Yeasayer: The Jam Band Goes Digital
New iTunes genre tag: "LOL Brooklyn." New entry under said tag: Yeasayer's Odd Blood, wherein the fanciest of boroughs gets its very own Tears for Fears. Geographically sprawling, blithely psychedelic, deadly earnest, unapologetically corny, wantonly synth-overloaded, occasionally transcendent '80s new wave frivolity—r&b for people who still refuse to listen to actual r&b. Shameless is the move. You can do worse. Many people will. So make like their famously NSFW "Ambling Alp" video, take off all your clothes, mind that glowing geodesic dome, start sprinting precariously downhill through the desert, and let's do this.
Yeasayer's 2007 debut, All Hour Cymbals, occasioned more instances of the word "tribal" than any other record, ever. Like an apocalyptic campfire sing-along drenched in reverb and manic percussion, barely skirting the worldly cheeseball pop of Deep Forest or Enigma, and sometimes not skirting it at all. The band played a couple of mildly zeitgeist-y Bowery Ballroom shows with MGMT, who seemed like doppelgängers at first but turned out to be way poppier and more nihilistic. (And marketable.) Whereas Cymbals' best quality is its blatant, aching sincerity: "I can't sleep when I think about the times we're living in/I can't sleep when I think about the future I was born into," co-frontman Chris Keating moans on "2080" (as in, "In 2080, I'll surely be dead"). "Red Cave" ended the album with a startlingly direct chant: "I'm so blessed to have spent the time/With my family/And the friends I love/In my short life/I have met so many people I deeply care for," repeatedly intoned, amid yearning sitars, with a Jesus Christ Superstar sort of guilelessness, daring you to laugh. A sweet, solemn affirmation worthy of the band's name.
And now, a few years later, despite all the nudity-based visual and sonic wackiness (concussive drums, squiggly keyboards, some farting horns to offset those multi-part, karaoke-proof bouts of flamboyant falsetto), Odd Blood's "Ambling Alp" is basically a jazzercise self-help seminar. Chorus: "Stick up for yourself, son/Never mind what anybody else does." Triumphant conclusion: "Now the world can be an unfair place at times/But your lows will have their complement of highs." (Fans of The Secret, take note.) The lyrics are daring you to laugh again: "Everybody's talkin' 'bout me and my baby," Keating breathlessly intones on the manic "Mondegreen," amid a stuttering, booming yeti-handclap beat and more horns, more thunderous keyboards, more everything. "Makin' love to the morning light/Makin' love till the morning, morning light/Makin' love till the morning." Another tune mimics the pornographic robo-funk of Of Montreal, but instead of being called "Heimdalsgate Like a Promethean Curse" or whatever, it's called "Love Me Girl," and it is serious.
It's tempting to lump these boys in with Animal Collective and be done with it: lush, grandiose drum-circle overproduction in the service of the twee-est sentiments imaginable, four walls and adobe slabs here replaced by stuff like, "You don't move me anymore/And I'm glad that you don't." But succumb to this brazen goofiness (and survive military-stiff, plodding, android-voiced, seemingly deliberately terrible opening track "The Children," the ogre guarding the bridge), and this can all actually be delightful. When the triumphant oooh-wee-oooh chants burst into view like a twin sunrise on "Madder Red," you can either flee in terror or go prancing toward Narnia along with them. "O.N.E.," led by warmer-voiced co-frontman Anand Wilder, ascends to flashback-lunch dance-party heaven. And "I Remember" is a monster ballad, the synths and Keating's falsetto both even goopier than usual, overwhelming in their kaleidoscopic ardor. Chorus: "You're stuck in my mind/All the time." That'll do, pig.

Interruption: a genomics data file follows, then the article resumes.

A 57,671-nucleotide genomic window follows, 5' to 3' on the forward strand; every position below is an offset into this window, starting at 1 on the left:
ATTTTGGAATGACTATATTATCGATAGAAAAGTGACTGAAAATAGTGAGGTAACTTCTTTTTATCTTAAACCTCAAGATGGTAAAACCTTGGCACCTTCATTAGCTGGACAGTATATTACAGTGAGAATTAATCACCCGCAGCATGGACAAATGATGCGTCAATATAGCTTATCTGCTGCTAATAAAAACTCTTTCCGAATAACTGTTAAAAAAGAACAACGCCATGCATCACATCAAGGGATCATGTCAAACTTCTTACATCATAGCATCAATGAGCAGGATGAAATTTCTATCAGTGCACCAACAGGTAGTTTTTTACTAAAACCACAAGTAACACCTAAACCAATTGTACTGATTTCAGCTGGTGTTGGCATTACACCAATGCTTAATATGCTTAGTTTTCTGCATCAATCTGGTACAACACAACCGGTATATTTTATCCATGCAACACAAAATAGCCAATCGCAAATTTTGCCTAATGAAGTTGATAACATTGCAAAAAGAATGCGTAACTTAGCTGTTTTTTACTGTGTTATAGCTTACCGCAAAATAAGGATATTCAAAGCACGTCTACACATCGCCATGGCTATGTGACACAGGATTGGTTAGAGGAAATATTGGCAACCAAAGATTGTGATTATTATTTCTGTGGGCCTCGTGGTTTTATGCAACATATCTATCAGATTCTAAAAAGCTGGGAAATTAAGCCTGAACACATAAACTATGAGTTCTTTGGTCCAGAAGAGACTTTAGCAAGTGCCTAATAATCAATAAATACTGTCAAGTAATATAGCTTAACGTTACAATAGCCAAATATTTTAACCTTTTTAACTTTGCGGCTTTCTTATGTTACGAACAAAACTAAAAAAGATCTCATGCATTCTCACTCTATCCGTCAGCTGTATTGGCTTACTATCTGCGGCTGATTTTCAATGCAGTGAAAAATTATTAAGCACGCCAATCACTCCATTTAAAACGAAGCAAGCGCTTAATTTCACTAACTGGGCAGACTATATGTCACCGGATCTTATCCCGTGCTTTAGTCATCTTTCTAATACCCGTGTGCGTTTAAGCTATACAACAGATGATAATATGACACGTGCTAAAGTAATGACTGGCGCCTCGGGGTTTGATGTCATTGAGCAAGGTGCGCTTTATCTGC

That one goes over pretty big Monday night, back at the Bowery Ballroom—no MGMT this time, just a packed room of blissful proto-hippies who request a neighborly iPhone light to assist in rolling their joints. (All right, that's just the one guy, but still.) Even with five dudes onstage, there's plenty of canned drumbeat and synthesizer action, leaving the actual drummer and his miscellaneous-percussion cohort a little lost and superfluous at times, though the latter does illustrate the old zen koan that the only way to look remotely badass while playing maracas is to be dramatically, colorfully backlit. For a long while, Cymbals tracks integrate everything and everyone together far more effectively; "Wait for the Summer," though a pretty breezy handclaps-and-quasi-yodeling affair, is an instant energy jolt. It takes me nine songs before I even notice that fretless bass, that most potentially disastrous of instruments, is prominently involved here.
We survive. "Mondegreen," the yeti-handclap tune, shows up late in the set and is much improved from the Odd Blood version—less cluttered, more lithe and muscular, magically transformed into a sort of aggro reggaeton. There's a lot happening with these guys, a considerable amount of it somewhat ill-advised, but the whole electro-jam-band thing wins you over, eventually. We climax with "Ambling Alp," that dopey chorus shouted en masse, a roomful of converts suggesting, in unison, that you think for yourself. There's a little fretless bass solo at the end. We don't mind.
Yeasayer play Webster Hall May 4
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